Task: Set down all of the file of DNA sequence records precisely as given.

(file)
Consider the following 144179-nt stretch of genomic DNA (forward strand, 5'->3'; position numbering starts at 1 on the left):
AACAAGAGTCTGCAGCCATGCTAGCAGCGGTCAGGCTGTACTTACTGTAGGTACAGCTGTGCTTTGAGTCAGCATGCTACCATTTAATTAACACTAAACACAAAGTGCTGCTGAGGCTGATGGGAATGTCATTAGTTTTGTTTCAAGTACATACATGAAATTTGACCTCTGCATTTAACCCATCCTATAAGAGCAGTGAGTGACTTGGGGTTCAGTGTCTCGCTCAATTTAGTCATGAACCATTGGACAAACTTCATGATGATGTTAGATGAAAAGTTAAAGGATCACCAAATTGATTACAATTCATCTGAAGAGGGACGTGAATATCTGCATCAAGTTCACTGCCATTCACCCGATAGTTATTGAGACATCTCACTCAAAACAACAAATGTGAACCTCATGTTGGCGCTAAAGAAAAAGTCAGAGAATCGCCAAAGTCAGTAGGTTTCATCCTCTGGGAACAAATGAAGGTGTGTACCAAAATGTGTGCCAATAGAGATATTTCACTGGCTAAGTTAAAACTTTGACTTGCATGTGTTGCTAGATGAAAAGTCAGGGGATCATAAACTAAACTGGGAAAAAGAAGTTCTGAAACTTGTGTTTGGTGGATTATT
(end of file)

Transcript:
Consider the following 144179-nt stretch of genomic DNA (forward strand, 5'->3'; position numbering starts at 1 on the left):
AACAAGAGTCTGCAGCCATGCTAGCAGCGGTCAGGCTGTACTTACTGTAGGTACAGCTGTGCTTTGAGTCAGCATGCTACCATTTAATTAACACTAAACACAAAGTGCTGCTGAGGCTGATGGGAATGTCATTAGTTTTGTTTCAAGTACATACATGAAATTTGACCTCTGCATTTAACCCATCCTATAAGAGCAGTGAGTGACTTGGGGTTCAGTGTCTCGCTCAATTTAGTCATGAACCATTGGACAAACTTCATGATGATGTTAGATGAAAAGTTAAAGGATCACCAAATTGATTACAATTCATCTGAAGAGGGACGTGAATATCTGCATCAAGTTCACTGCCATTCACCCGATAGTTATTGAGACATCTCACTCAAAACAACAAATGTGAACCTCATGTTGGCGCTAAAGAAAAAGTCAGAGAATCGCCAAAGTCAGTAGGTTTCATCCTCTGGGAACAAATGAAGGTGTGTACCAAAATGTGTGCCAATAGAGATATTTCACTGGCTAAGTTAAAACTTTGACTTGCATGTGTTGCTAGATGAAAAGTCAGGGGATCATAAACTAAACTGGGAAAAAGAAGTTCTGAAACTTGTGTTTGGTGGATTATT